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Two men arrested following discovery of illegal slaughterhouse

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TWO men were arrested on Monday (Jan 21) after a multi-agency response to an illegal slaughterhouse in west Wales.

Police say that live animals were found living amongst carcasses.

As the investigation is ongoing, police have refused to comment where exactly the site of the illegal slaughterhouse was discovered.

Warning: Shocking image below.

A spokesperson for Dyfed-Powys Police’s Rural Crime Team said: “Rural Crime team attended a call with multi-agencies to a report of an illegal slaughterhouse in West Wales.

“Live animals found amongst carcasses.

“Two males were arrested and enquiries are ongoing.

“At this early stage of the investigation we are not prepared to release further information.”

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Llangwm: Solicitor jailed for six years for £1m fraud

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A PEMBROKESHIRE solicitor who overcharged clients by almost £1m has been jailed this week for six years.

Edgar Stephen Thomas, aged 58, charged one client at the rate of £20,000 a week without doing any work at all.

Another was charged at £12,000 a week and went on to lose a total of £100,000.

Thomas, of Stephen’s Green, Deerland Road, Llangwm, admitted 23 offences of fraud and theft, which stopped only when his firm of Steve Thomas and Co was closed down by the Solicitors Regulatory Authority.

Jim Davis, prosecuting, told Swansea Crown Court that Thomas got away with the frauds by deducting monies from the estates of deceased people without telling the beneficiaries.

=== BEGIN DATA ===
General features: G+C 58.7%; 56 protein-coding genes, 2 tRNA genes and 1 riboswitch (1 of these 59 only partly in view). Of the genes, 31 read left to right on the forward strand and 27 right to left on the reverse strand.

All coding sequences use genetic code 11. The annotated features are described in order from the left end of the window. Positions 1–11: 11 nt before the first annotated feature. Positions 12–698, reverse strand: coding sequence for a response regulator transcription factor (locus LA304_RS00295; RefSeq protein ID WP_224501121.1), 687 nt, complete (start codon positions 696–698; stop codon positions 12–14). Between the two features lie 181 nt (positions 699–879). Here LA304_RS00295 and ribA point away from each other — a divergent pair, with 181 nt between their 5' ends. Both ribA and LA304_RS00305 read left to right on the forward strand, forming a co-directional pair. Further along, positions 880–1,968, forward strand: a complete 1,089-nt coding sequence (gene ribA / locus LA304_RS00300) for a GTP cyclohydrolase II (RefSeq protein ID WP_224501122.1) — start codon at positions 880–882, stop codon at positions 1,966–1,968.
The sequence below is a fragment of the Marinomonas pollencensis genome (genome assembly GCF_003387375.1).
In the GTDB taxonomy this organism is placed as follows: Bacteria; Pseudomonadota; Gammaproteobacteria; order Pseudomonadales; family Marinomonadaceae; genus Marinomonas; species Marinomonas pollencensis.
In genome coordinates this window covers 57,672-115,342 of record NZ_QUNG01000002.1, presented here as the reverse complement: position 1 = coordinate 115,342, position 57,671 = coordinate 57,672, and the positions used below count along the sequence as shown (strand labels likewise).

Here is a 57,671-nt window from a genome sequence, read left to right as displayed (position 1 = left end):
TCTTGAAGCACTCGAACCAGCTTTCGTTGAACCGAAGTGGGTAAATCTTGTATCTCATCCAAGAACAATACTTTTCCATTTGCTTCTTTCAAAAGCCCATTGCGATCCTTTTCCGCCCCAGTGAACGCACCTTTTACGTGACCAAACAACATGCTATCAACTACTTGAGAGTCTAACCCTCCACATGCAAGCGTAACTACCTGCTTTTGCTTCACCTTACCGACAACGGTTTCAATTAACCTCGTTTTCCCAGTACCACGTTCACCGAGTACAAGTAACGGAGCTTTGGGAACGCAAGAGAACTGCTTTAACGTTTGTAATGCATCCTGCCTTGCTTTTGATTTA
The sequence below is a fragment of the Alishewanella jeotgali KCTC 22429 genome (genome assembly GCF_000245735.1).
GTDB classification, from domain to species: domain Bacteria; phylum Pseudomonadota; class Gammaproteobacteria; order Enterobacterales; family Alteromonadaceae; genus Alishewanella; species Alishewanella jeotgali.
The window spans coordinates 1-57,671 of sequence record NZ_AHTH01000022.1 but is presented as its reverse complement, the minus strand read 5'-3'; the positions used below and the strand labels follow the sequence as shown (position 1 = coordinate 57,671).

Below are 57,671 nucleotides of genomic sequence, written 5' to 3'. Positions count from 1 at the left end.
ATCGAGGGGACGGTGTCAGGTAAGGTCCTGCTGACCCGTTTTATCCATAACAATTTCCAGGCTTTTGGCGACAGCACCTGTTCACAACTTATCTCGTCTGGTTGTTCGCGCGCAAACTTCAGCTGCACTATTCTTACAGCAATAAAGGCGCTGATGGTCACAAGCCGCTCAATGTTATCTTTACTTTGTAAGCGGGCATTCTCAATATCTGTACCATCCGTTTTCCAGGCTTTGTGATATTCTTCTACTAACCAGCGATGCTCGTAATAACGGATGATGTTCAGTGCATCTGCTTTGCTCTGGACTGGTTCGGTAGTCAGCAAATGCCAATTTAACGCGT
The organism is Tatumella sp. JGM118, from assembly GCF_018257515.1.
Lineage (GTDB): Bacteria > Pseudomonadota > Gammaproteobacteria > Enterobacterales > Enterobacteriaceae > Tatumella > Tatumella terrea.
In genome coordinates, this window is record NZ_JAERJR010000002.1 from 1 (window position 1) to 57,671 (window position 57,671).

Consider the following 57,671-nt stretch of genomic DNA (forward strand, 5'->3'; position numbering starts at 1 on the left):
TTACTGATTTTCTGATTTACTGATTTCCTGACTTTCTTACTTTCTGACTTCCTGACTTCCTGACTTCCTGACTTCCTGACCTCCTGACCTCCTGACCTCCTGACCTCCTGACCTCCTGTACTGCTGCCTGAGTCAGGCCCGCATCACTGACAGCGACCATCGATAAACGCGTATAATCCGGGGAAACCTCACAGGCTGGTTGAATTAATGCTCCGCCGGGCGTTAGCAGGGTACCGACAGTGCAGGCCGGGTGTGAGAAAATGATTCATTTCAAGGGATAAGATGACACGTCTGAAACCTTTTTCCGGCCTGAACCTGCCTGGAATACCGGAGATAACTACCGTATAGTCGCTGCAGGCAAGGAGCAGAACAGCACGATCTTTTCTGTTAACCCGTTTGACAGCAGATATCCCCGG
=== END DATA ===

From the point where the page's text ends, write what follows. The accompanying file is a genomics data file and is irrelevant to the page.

“He grossly overcharged and then deducted the payments directly from the estates of deceased people,” he said.

“He helped himself without telling them what he was doing.”

The overcharging began in 2005 when he was asked to handle the estate of Richard James Rogers. He charged the estate £41,800 plus VAT but internal documents showed that as the work decreased his bills increased.

Thomas agreed overcharging that estate by £12,000.

Thomas went on to plunder many more accounts.

The most outrageous example, said Mr Davies, related to the estate of Audrey Williams, who died in 2013.

Thomas charged £127,250 plus VAT, sometimes raising–but not posting–two invoices a day. He agreed he had overcharged by £100,000.

Mr Davis said Thomas’ offending did not stop there. His firm was hired by Vaughan’s Radio, an electrical store in Haverfordwest, to handle the purchase of a business in Aberystwyth.

Thomas simply kept for himself £50,000 of the purchase price.

Mr Davis said Thomas had worked for Eaton Evans in Haverfordwest, rising to becoming a partner, before leaving to form his own firm in 2005.

His accounts had to be audited and as a result the SRA were alerted to fears that he was overcharging.

A detailed forensic examination of his accounts was carried out and the fears were confirmed, along with the discovery of a shortfall in his client’s accounts of £144,326.

There was then an administrative error at the SRA and the initial report was not acted upon until June 2014, when a second financial investigation revealed more fraud and he was later struck off.

In February 2015 Thomas was declared bankrupt.

Mr Davis said the SRA had reimbursed those who had lost because of Thomas’ fraudulent behaviour, but there remained the question of costs and whether he could be made to repay any of the money. An investigation under the Proceeds of Crime Act is underway.

Thomas’ barrister, Ian Ibrahim, said his client was now broke and all the money had gone on keeping his business afloat.

“His fall from a high place has been dramatic. His remorse is complete and utterly without qualification.

“He has lost everything and knows that he will go to jail today.”

Judge Keith Thomas said those who worked in the legal profession had to demonstrate the highest level of integrity because the public put trust in them, sometimes at the most stressful times of their life.

“Your victims have described your behaviour as disgusting and despicable.

“You were struck off in 2016 and have had to wait a long time for the process to be complete, but that is partly because you were not willing to admit the extent of your offending,” he added.